To see some of the interactive functionality, let’s select a specific player. Simply type Ted Williams (the greatest Red Sox batter of all time) in the search box, and view the results:
Now we see only the direct connections (a 1st degree ego network) for Ted Williams (270 degrees in this case), as well as a wealth of statistical information previously calculated in Gephi, seen in the right panel. At the bottom of the panel are hyperlinks where any one of the 270 connections may be clicked, allowing us to view their network. As you can see, sigma.js quickly provides great interactivity for graph viewers.
Even better, we can scroll in to the network at any time:
Hovering on a node generates a pop-up title for that node, as seen for Ted Williams in this instance. We also begin to see the names of other prominent players at this zoom level. Additional zooming will reveal more player titles – a great way to embed information without making the original graph visually chaotic by displaying all titles at every level.
For the current web version of this graph, click here. I’ll try to keep this version active, even if I make improvements to the final network. Once again, thanks for reading!
In our previous post, we looked at how to acquire and load our baseball player data into Gephi. In this second installment, the focus will be on creating a player network graph in Gephi, and customizing many settings to deliver a network graph we can export to the web. Player networks are used to detail the connections between all players who are connected to one another in some fashion. In this instance, it is based on players having played for the same team in one or more common seasons. So let’s begin with the process of creating the graph using our raw data from the first installment.
Importing .csv data into Gephi is quite simple – we create individual node and edge files (as we showed in the previous post), and use the Gephi import functions to pull the data in. I always start with the node file, since it will typically have additional information not included in the edges file. After importing the node data, I then import the edge data, which gives us the information to form our initial graph. If we were to start with the edge file, Gephi will create our node data automatically, and we will not have the detail needed for our graph. This approach may work for simple graphs, but not for our current case.
Once both data files have been imported, we can begin thinking about what we want form our graph. Here are several questions we might pose:
How will we use color?
What sort of layout will be best?
Which measures should we calculate?
How should we depict node sizes?
In many cases, the answers to these questions come about through trial and error. We may have some ideas going into the process, but invariably, there will be modifications along the way. So be patient, and be willing to experiment as you create network graphs. The graph you will see in this post went through many of these modifications, which I won’t take the time to detail. Instead, this post will detail my final choices, along with some explanations for why these choices were made. So let’s take a walk through the various facets of the visualization.
While a network will retain the same underlying structure from a statistical point of view (degrees, centrality, eccentricity, etc.) regardless of our layout choices, it is still important to select a layout that will visually represent the underlying patterns in the network. Otherwise, we could just as well deliver a spreadsheet with all of the network statistics. So layout selection is critical, and often involves an iterative process.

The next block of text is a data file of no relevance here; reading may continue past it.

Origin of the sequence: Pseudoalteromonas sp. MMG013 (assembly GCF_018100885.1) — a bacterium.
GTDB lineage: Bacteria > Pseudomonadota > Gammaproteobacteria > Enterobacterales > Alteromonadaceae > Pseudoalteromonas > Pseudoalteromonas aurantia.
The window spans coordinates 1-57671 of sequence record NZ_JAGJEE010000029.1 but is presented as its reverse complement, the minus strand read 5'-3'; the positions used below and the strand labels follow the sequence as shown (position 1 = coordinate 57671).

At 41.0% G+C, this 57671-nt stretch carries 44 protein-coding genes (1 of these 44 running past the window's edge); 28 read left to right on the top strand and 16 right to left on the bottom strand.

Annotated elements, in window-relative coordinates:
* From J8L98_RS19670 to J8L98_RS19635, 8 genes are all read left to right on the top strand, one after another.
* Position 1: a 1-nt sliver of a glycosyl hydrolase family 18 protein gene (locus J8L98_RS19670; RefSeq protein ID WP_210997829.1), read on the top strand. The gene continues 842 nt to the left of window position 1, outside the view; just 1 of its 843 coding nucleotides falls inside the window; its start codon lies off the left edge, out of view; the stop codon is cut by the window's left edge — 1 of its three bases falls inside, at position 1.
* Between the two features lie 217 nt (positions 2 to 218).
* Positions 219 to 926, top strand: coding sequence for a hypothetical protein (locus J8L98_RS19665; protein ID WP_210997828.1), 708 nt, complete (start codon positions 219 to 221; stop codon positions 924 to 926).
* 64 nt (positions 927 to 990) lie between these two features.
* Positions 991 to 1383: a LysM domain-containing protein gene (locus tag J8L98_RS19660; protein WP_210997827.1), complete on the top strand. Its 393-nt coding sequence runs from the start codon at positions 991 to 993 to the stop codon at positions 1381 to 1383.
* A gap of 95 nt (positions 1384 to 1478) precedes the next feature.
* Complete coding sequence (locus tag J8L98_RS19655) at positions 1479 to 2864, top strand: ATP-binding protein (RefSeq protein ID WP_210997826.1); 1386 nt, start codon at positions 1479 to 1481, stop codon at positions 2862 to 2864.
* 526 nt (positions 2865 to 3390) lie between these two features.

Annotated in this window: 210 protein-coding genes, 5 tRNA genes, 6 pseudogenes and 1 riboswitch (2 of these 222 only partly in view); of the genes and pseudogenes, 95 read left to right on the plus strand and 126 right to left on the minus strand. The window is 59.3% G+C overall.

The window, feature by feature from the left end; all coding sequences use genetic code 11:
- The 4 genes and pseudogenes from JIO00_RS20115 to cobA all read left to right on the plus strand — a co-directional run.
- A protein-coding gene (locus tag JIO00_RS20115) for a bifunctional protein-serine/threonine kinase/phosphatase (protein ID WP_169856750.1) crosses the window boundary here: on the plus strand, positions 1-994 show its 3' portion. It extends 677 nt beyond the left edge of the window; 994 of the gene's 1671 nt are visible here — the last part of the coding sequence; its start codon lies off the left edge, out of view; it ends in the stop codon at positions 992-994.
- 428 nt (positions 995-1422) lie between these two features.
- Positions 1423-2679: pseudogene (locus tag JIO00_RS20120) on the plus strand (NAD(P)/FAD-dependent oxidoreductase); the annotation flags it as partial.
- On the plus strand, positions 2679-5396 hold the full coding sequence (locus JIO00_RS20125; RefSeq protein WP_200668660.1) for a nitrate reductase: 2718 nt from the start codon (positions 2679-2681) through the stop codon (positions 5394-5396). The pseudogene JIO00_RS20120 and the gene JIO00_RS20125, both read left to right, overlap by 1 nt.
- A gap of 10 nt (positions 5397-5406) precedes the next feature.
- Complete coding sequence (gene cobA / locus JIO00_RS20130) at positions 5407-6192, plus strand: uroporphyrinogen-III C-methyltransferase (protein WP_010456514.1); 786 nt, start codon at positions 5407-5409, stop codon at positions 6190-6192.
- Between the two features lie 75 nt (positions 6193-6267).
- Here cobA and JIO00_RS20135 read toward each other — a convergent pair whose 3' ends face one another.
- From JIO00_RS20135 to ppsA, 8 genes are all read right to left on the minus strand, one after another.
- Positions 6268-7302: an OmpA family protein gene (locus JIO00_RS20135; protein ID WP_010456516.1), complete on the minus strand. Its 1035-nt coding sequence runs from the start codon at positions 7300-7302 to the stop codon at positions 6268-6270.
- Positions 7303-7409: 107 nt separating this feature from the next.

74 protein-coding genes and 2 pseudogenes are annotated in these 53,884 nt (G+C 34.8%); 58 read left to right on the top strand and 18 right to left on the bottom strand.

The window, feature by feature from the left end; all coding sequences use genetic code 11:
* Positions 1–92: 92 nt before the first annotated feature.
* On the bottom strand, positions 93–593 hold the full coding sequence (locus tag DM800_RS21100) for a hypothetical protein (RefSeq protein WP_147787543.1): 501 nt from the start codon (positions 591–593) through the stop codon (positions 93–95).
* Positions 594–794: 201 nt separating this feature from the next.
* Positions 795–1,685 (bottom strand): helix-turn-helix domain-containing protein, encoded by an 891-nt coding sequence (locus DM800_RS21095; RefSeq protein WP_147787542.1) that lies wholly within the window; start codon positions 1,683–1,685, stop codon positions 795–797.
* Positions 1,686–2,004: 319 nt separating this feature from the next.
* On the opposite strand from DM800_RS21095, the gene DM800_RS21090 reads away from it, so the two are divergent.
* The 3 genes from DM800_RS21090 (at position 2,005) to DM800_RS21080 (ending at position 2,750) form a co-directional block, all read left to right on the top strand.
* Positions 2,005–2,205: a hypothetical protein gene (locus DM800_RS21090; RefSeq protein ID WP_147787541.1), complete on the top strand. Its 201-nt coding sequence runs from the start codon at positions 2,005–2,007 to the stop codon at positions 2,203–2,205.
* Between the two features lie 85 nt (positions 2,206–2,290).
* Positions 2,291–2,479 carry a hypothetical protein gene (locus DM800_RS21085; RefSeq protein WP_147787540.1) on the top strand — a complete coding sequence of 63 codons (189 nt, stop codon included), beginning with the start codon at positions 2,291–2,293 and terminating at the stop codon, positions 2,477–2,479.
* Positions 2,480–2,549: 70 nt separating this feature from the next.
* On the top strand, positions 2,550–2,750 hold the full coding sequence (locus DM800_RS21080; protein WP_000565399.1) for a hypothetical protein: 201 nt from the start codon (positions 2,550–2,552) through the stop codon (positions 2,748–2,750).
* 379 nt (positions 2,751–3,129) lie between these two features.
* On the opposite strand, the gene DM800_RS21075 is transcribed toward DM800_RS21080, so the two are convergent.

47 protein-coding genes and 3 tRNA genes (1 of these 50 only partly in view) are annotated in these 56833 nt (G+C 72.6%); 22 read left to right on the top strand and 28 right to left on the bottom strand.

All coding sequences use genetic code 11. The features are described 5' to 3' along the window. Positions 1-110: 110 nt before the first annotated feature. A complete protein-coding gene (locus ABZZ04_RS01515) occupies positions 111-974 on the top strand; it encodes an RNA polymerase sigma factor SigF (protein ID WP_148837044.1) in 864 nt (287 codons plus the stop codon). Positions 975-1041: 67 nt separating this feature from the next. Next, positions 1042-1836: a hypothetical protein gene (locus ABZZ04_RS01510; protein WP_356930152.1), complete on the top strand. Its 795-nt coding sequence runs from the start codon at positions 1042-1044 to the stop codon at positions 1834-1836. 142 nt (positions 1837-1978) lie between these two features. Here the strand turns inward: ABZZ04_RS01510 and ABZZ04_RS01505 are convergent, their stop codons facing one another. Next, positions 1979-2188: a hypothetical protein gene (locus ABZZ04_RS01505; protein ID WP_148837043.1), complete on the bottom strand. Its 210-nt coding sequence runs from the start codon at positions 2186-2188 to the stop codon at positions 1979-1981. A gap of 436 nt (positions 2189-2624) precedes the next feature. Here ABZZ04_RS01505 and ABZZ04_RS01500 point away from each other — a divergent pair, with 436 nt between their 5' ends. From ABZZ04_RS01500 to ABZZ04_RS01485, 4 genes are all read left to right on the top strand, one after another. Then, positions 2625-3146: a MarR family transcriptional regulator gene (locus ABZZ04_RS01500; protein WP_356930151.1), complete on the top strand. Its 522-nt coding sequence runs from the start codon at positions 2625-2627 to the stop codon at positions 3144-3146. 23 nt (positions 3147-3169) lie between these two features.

For the baseball network graphs I built in 2014, I eventually settled on the ARF layout algorithm, which ran quickly and created an attractive circular network graph display using the player connection data. Alas, there is no ARF algorithm available for Gephi 0.9.2, so I required a different approach for the updates. Ultimately, this led to a 2-step approach using a pair of layout algorithms – OpenOrd followed by Force Atlas 2. OpenOrd is especially effective at creating a quick layout from large datasets, although with far less precision than some other force-directed approaches. Still, it is a great tool for creating a general understanding of the structure of a network very quickly. Force Atlas 2, is the near opposite of OpenOrd – a very precise approach that can be tweaked easily using the various settings in Gephi. It is ideal for putting the finishing touches on what OpenOrd started.
Here are the settings I eventually settled on for Force Atlas 2, after much trial and error:
Some of the more important things to note here are the Scaling and Gravity settings. I reduced the scaling to 0.5 so the network would display appropriately in a single window without the need for scrolling. The Gravity setting was increased to 2.5 to force nodes slightly toward the center of the display. The LinLog mode and Prevent Overlap options are also selected in order to make this particular graph more visually effective. For other graphs, I have used the Dissuade Hubs option, forcing large nodes to the perimeter of the graph; in this case, that was not an ideal choice.
The use of color is also important within a network graph display. Color can be used to highlight nuances in the data that distinguish one or more nodes relative to another group of nodes. Often we use color to visually represent clusters within the graph, as grouped using the modularity classes statistic or some similar input. In the case of this series of graphs (ultimately one graph per team), I made a decision to use the official team colors to differentiate each graph. Thus my initial graph for the Boston Red Sox would be based on the two primary hex colors for the current team (these colors do change over time for many teams).
Here are the Red Sox primary colors: